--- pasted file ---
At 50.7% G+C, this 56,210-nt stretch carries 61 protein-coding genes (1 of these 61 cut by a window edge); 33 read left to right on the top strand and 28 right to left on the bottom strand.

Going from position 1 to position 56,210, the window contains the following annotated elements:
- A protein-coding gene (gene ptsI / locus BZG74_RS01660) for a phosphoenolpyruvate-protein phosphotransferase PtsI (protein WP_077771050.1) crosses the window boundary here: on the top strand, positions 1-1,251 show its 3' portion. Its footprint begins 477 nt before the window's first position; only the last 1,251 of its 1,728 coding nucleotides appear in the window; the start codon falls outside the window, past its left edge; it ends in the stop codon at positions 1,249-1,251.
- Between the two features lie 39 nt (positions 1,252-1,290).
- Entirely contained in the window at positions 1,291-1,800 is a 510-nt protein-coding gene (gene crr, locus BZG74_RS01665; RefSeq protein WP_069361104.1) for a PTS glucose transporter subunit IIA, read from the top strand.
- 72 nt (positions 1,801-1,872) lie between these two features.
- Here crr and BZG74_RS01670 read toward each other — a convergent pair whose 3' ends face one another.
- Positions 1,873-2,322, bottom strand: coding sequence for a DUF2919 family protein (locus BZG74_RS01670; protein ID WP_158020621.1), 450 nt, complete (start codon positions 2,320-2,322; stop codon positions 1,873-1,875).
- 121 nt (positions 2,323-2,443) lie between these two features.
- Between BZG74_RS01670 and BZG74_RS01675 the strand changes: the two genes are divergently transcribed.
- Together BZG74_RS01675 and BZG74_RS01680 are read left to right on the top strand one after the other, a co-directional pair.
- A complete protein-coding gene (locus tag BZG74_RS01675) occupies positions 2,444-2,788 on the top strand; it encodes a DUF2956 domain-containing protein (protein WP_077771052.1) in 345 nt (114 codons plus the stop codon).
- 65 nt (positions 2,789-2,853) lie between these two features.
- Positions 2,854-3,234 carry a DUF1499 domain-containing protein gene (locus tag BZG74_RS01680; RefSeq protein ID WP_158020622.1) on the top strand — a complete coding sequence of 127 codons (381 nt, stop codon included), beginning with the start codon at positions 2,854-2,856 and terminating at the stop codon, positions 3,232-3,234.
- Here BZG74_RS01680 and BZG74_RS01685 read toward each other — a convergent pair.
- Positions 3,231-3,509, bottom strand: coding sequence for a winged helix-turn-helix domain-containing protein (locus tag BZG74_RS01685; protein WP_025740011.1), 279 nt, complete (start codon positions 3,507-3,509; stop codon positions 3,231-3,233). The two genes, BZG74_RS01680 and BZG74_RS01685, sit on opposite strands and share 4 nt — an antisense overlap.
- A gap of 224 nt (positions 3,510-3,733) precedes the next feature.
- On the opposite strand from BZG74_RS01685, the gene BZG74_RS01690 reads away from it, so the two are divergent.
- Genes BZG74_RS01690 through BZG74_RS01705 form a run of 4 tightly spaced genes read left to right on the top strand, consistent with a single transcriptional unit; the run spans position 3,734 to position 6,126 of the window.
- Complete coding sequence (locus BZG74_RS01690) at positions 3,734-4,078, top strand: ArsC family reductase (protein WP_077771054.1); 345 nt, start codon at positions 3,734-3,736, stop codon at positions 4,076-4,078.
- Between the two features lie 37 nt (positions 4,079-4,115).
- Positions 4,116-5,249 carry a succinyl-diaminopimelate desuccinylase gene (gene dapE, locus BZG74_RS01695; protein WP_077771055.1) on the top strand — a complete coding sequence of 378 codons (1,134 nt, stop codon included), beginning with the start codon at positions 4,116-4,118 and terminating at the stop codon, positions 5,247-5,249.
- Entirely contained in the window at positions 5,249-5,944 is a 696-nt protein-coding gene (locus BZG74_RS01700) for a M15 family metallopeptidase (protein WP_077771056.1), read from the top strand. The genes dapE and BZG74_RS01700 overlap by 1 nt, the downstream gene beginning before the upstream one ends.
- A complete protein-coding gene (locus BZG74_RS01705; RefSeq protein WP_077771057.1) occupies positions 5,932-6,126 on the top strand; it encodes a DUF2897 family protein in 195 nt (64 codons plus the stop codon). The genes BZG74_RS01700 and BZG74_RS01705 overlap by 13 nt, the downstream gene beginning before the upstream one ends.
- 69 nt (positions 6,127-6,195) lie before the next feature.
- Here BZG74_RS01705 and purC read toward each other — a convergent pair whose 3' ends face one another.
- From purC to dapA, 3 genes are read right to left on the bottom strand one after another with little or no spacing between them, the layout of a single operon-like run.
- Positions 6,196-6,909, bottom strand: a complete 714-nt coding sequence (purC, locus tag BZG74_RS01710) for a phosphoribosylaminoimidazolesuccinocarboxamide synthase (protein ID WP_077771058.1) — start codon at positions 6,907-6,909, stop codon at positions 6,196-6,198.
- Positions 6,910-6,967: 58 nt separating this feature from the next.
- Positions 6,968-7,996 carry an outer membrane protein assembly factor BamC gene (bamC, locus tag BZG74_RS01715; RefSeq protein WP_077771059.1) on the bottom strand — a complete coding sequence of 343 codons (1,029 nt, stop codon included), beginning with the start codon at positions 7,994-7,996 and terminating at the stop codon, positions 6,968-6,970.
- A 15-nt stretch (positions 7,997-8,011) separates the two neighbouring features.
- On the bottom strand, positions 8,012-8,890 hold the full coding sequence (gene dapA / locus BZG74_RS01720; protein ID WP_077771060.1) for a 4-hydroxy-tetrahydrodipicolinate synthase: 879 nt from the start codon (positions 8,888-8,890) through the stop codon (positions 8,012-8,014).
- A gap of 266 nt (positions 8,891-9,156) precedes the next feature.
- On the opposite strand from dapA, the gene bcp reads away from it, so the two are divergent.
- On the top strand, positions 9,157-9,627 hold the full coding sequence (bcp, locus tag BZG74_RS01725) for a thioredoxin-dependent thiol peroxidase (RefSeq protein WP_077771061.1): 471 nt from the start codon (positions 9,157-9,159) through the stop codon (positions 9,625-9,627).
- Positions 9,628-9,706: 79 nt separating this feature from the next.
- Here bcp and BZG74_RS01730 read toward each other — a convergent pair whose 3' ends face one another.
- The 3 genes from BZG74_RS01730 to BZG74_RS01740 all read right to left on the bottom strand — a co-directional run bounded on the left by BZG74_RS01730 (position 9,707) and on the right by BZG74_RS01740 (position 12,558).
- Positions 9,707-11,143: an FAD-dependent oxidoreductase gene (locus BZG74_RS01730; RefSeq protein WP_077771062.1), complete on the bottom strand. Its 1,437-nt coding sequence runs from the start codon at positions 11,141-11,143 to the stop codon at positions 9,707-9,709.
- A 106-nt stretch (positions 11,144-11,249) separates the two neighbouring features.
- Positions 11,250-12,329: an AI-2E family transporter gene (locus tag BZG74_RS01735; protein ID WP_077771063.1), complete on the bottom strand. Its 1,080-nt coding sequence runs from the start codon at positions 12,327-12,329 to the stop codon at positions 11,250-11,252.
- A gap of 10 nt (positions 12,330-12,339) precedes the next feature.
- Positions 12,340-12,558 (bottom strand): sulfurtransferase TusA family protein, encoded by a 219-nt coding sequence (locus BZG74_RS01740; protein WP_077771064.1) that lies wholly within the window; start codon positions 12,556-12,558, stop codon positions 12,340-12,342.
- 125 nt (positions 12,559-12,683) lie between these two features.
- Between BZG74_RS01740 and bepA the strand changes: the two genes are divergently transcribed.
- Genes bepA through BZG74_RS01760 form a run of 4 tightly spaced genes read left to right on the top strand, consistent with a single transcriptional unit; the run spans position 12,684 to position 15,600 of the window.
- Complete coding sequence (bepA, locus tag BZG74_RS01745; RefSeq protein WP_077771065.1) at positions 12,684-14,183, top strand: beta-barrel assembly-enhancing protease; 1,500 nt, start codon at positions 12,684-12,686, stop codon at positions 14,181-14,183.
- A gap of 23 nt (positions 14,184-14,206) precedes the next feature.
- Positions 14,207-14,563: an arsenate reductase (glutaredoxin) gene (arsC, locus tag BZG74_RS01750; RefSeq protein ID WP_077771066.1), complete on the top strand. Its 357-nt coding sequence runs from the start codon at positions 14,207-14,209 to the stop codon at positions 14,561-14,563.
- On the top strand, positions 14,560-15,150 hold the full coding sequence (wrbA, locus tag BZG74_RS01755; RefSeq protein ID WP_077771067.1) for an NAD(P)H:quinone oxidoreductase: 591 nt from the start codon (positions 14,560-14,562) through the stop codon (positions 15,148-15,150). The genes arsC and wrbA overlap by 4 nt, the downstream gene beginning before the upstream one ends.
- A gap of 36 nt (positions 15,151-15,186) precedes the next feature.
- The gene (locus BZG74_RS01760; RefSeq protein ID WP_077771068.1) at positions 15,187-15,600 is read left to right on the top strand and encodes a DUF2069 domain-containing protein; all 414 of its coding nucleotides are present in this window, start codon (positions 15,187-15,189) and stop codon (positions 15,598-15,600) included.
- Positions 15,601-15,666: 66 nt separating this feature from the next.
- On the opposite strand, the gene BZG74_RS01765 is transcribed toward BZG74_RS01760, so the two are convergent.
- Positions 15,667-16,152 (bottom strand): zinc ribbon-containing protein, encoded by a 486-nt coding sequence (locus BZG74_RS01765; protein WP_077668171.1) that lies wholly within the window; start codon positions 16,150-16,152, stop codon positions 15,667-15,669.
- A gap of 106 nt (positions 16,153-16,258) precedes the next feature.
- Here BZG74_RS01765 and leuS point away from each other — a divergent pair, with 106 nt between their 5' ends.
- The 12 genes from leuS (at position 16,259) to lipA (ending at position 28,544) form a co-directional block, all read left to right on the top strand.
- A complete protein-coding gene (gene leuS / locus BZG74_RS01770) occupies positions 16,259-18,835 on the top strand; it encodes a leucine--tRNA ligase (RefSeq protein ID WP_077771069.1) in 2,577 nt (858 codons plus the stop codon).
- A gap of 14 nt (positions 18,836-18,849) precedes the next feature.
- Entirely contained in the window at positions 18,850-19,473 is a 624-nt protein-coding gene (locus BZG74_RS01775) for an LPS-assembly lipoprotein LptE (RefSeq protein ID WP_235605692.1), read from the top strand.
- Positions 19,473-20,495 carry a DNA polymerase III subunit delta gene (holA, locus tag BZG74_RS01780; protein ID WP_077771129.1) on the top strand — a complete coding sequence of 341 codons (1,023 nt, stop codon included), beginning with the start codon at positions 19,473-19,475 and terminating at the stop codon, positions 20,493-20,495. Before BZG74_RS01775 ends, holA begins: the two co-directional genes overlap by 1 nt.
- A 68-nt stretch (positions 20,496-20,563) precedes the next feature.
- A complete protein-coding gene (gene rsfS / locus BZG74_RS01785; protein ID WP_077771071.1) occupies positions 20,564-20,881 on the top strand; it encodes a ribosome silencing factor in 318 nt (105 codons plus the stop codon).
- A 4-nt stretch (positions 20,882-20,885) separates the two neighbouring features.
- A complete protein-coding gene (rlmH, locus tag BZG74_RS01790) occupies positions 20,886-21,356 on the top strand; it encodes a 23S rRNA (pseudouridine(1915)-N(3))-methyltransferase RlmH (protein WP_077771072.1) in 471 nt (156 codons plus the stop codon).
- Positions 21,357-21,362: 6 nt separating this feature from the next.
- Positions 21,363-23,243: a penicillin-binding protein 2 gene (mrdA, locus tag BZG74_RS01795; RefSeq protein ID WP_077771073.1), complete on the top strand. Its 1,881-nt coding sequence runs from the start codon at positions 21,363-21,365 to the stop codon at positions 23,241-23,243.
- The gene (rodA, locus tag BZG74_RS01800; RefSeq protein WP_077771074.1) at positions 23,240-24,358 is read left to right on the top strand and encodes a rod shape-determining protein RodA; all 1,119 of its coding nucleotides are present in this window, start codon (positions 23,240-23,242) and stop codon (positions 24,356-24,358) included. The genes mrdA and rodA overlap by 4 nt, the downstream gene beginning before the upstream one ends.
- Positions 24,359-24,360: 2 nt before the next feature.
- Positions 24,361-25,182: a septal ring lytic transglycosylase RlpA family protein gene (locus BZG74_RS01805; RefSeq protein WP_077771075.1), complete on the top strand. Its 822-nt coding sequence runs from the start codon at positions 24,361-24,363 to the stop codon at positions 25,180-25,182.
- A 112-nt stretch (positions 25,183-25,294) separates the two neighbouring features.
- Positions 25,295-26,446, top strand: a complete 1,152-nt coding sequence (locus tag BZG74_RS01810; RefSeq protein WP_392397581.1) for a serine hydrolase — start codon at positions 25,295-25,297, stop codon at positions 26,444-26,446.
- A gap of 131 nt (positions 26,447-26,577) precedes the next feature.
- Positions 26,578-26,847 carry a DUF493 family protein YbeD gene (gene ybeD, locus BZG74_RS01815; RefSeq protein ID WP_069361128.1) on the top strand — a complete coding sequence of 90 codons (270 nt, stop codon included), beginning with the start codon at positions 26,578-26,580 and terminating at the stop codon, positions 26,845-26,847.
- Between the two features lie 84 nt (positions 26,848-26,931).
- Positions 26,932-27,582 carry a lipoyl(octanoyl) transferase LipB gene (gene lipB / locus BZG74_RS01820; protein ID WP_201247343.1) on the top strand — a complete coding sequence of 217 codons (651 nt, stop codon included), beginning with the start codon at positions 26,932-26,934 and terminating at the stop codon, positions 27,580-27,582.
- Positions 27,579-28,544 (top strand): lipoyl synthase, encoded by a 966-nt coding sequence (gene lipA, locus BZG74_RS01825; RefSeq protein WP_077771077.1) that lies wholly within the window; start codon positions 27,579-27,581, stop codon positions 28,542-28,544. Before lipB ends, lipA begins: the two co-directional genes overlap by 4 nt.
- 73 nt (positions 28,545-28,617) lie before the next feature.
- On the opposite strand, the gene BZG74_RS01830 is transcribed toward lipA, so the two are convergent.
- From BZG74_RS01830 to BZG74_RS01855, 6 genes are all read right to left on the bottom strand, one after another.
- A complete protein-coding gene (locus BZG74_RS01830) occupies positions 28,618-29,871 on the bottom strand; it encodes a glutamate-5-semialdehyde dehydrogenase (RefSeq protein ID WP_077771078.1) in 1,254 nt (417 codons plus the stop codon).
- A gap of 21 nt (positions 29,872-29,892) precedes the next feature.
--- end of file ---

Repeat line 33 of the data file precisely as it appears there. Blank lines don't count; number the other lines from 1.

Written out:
- A gap of 266 nt (positions 8,891-9,156) precedes the next feature.